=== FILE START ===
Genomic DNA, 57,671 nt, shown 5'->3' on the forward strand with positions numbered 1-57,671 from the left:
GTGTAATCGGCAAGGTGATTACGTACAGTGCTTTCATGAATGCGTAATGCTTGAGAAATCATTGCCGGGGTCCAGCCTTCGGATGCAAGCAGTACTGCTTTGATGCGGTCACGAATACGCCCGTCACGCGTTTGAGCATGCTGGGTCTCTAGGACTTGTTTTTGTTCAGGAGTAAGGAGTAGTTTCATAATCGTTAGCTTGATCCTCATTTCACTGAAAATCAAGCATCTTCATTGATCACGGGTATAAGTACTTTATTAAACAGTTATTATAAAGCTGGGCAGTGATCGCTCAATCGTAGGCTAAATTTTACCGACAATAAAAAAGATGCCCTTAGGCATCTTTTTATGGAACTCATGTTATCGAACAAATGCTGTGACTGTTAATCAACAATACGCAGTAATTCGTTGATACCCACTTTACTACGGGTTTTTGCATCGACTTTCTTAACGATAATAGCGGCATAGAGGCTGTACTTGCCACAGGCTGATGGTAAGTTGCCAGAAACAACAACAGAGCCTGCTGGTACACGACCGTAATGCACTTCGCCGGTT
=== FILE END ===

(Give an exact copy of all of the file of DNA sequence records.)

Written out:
Genomic DNA, 57,671 nt, shown 5'->3' on the forward strand with positions numbered 1-57,671 from the left:
GTGTAATCGGCAAGGTGATTACGTACAGTGCTTTCATGAATGCGTAATGCTTGAGAAATCATTGCCGGGGTCCAGCCTTCGGATGCAAGCAGTACTGCTTTGATGCGGTCACGAATACGCCCGTCACGCGTTTGAGCATGCTGGGTCTCTAGGACTTGTTTTTGTTCAGGAGTAAGGAGTAGTTTCATAATCGTTAGCTTGATCCTCATTTCACTGAAAATCAAGCATCTTCATTGATCACGGGTATAAGTACTTTATTAAACAGTTATTATAAAGCTGGGCAGTGATCGCTCAATCGTAGGCTAAATTTTACCGACAATAAAAAAGATGCCCTTAGGCATCTTTTTATGGAACTCATGTTATCGAACAAATGCTGTGACTGTTAATCAACAATACGCAGTAATTCGTTGATACCCACTTTACTACGGGTTTTTGCATCGACTTTCTTAACGATAATAGCGGCATAGAGGCTGTACTTGCCACAGGCTGATGGTAAGTTGCCAGAAACAACAACAGAGCCTGCTGGTACACGACCGTAATGCACTTCGCCGGTT